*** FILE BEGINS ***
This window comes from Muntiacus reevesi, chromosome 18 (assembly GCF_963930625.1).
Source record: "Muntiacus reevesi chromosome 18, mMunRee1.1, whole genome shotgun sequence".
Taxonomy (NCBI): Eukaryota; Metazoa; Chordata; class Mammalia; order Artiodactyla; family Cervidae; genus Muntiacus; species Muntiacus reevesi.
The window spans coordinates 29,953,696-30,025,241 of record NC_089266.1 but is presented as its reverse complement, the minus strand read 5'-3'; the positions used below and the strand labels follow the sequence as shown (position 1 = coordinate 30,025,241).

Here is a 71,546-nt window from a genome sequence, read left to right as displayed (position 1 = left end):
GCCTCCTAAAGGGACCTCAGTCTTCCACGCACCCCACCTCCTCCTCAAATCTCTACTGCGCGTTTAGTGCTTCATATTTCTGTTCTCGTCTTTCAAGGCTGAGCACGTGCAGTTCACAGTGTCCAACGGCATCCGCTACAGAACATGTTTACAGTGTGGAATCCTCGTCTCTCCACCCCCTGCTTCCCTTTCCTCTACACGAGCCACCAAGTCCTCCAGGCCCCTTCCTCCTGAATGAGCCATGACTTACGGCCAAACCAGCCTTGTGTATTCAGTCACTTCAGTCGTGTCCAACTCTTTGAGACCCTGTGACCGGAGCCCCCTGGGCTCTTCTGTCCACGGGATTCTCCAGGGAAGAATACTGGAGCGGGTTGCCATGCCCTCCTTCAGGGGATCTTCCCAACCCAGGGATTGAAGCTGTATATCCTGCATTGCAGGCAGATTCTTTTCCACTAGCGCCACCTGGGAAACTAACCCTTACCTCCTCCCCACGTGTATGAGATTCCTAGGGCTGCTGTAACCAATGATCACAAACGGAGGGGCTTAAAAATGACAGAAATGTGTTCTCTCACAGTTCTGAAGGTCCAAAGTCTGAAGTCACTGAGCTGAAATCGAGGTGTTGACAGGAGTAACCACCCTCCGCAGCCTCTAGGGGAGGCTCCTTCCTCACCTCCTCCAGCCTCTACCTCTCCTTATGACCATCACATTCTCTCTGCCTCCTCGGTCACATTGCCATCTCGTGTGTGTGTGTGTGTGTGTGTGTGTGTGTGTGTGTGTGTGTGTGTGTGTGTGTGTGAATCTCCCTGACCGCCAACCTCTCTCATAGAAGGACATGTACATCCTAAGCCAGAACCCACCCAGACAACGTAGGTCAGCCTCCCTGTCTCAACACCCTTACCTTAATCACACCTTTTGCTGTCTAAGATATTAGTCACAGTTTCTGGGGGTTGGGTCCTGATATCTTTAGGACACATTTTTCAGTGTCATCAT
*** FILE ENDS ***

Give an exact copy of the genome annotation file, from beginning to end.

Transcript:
This window comes from Muntiacus reevesi, chromosome 18 (assembly GCF_963930625.1).
Source record: "Muntiacus reevesi chromosome 18, mMunRee1.1, whole genome shotgun sequence".
Taxonomy (NCBI): Eukaryota; Metazoa; Chordata; class Mammalia; order Artiodactyla; family Cervidae; genus Muntiacus; species Muntiacus reevesi.
The window spans coordinates 29,953,696-30,025,241 of record NC_089266.1 but is presented as its reverse complement, the minus strand read 5'-3'; the positions used below and the strand labels follow the sequence as shown (position 1 = coordinate 30,025,241).

Here is a 71,546-nt window from a genome sequence, read left to right as displayed (position 1 = left end):
GCCTCCTAAAGGGACCTCAGTCTTCCACGCACCCCACCTCCTCCTCAAATCTCTACTGCGCGTTTAGTGCTTCATATTTCTGTTCTCGTCTTTCAAGGCTGAGCACGTGCAGTTCACAGTGTCCAACGGCATCCGCTACAGAACATGTTTACAGTGTGGAATCCTCGTCTCTCCACCCCCTGCTTCCCTTTCCTCTACACGAGCCACCAAGTCCTCCAGGCCCCTTCCTCCTGAATGAGCCATGACTTACGGCCAAACCAGCCTTGTGTATTCAGTCACTTCAGTCGTGTCCAACTCTTTGAGACCCTGTGACCGGAGCCCCCTGGGCTCTTCTGTCCACGGGATTCTCCAGGGAAGAATACTGGAGCGGGTTGCCATGCCCTCCTTCAGGGGATCTTCCCAACCCAGGGATTGAAGCTGTATATCCTGCATTGCAGGCAGATTCTTTTCCACTAGCGCCACCTGGGAAACTAACCCTTACCTCCTCCCCACGTGTATGAGATTCCTAGGGCTGCTGTAACCAATGATCACAAACGGAGGGGCTTAAAAATGACAGAAATGTGTTCTCTCACAGTTCTGAAGGTCCAAAGTCTGAAGTCACTGAGCTGAAATCGAGGTGTTGACAGGAGTAACCACCCTCCGCAGCCTCTAGGGGAGGCTCCTTCCTCACCTCCTCCAGCCTCTACCTCTCCTTATGACCATCACATTCTCTCTGCCTCCTCGGTCACATTGCCATCTCGTGTGTGTGTGTGTGTGTGTGTGTGTGTGTGTGTGTGTGTGTGTGTGTGTGTGTGTGAATCTCCCTGACCGCCAACCTCTCTCATAGAAGGACATGTACATCCTAAGCCAGAACCCACCCAGACAACGTAGGTCAGCCTCCCTGTCTCAACACCCTTACCTTAATCACACCTTTTGCTGTCTAAGATATTAGTCACAGTTTCTGGGGGTTGGGTCCTGATATCTTTAGGACACATTTTTCAGTGTCATCAT